Introducing some of our favourite sustainability champions
In the last (for 2023) of our occasional series on our event sustainability heroes, we’re ending the year in style with eventdecision’s own Track Team Leader, Emma Sharp!
Q: How did you first became interested in sustainability?
“The first time I really thought about and became interested in sustainability was during lockdown. I was an event manager for many years and always too busy to stop – but living in Wiltshire, surrounded by fields and green spaces, when I was on furlough, I finally had the time to stop ‘and smell the roses’ . Looking up at the clear skies with no plane fuel trails criss-crossing it – this was an amazing sight to behold and something I’d never seen before in my lifetime. And this really started me thinking about what we do and take for granted both in home and work life because it’s always been the ‘norm’ – and what impact this was having on the world around us!”
Q: What sustainable habits are important to you?
“There are many sustainable habits that are important, however, since taking up my role at event:decision the impact that has become most important to me is the most predominant ‘non-visible’ one that people don’t often think about especially in the world of events – travel! I was as guilty as anyone, of if I needed to get somewhere just jumping in my car and off I went – but having worked for event:decision over the last year, calculating and reporting the impact of a large number of events, it has made me realise how much of an impact the travel choices we make can have. And whilst travel is a necessity of life, I now think a lot more carefully – ‘Do I need to make this journey?’ and if I do, ‘what’s the most suitable route to the destination? ‘Can I walk, cycle or take public transport?’ ‘If I have to fly somewhere, what class should I fly in – definitely economy?”
Q: Have you any tips or tricks for living a more sustainable lifestyle that you’d recommend for others?
“There are so many things that we try and do as part of our daily lives already, but I think my main tip would be to really ‘stop and think’ about what you’re doing both personally and in your work life, which is especially key in the world of events and event sustainability. Things like do I/my delegates really need that plastic toy/giveaway made ‘en mass’ in China and then shipped/flown over to the UK? Can this be replaced by something more natural, made locally, from a small supplier that would also benefit from the purchase and keep transport impacts to a minimum? Have we picked a destination/venue that is easily accessibly to people with a good public transport infrastructure supporting it, and additional transport support where require such as electric car shuttles? Are we buying/supplying the food or catering with the least impact i.e. a vegetarian menu? And, if there are leftovers what’s going to happen to these, can they go to help someone less fortunate?”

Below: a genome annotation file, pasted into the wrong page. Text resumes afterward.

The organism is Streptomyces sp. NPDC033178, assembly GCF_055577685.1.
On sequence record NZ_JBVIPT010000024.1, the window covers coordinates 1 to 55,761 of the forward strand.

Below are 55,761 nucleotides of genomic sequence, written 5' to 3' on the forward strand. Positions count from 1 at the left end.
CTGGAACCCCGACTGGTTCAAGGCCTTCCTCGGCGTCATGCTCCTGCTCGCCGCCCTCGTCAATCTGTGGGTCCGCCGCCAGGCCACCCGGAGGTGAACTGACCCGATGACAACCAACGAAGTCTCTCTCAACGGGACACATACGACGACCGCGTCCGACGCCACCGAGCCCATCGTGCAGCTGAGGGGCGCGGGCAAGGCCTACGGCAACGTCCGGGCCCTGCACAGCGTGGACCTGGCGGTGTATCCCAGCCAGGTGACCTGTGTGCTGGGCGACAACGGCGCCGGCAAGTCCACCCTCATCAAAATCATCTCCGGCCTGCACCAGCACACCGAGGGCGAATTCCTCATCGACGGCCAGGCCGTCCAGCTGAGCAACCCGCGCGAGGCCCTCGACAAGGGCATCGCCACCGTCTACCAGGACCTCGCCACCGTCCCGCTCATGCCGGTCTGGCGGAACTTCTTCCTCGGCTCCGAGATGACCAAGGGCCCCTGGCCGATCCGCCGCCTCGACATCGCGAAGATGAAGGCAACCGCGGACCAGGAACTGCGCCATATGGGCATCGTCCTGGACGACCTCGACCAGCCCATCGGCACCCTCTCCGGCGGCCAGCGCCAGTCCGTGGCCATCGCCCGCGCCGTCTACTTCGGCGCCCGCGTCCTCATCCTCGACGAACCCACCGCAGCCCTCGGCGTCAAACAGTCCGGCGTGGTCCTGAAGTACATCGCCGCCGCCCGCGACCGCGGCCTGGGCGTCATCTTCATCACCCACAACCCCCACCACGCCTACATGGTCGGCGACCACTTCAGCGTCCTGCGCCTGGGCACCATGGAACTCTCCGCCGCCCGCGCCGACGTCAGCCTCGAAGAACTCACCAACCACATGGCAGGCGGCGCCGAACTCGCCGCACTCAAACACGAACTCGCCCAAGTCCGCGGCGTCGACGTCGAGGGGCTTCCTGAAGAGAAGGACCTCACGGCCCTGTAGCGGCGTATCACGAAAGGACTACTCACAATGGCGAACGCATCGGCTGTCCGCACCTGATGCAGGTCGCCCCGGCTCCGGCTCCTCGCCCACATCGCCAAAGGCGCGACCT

Q: Are there any new areas of focus you might have for your sustainable habits looking forward to 2024?
“I think one area of focus is to expand the sustainability conversation across all areas of E, S and G, so we think about the wider impact rather than just ticking boxes regarding giveaways, vegetarian menus and so forth. However, I think the key is to continue to ‘shout about’ and encourage more people and businesses to do more and think about their wider picture! One person doing their bit diligently will not have a huge impact. However, the more people/companies who get on board, doing the right thing, will start to have an impact. I also think bringing attention to the areas with the most ‘impact’ is important to ensure that any changes they make have the most profound and significant impact. The only way to start having a significant impact is if we change the way we think and what we do ‘en mass’!”
If any of you would like to find out more about how we could work with you to achieve all your event sustainability and ESG goals, get in touch.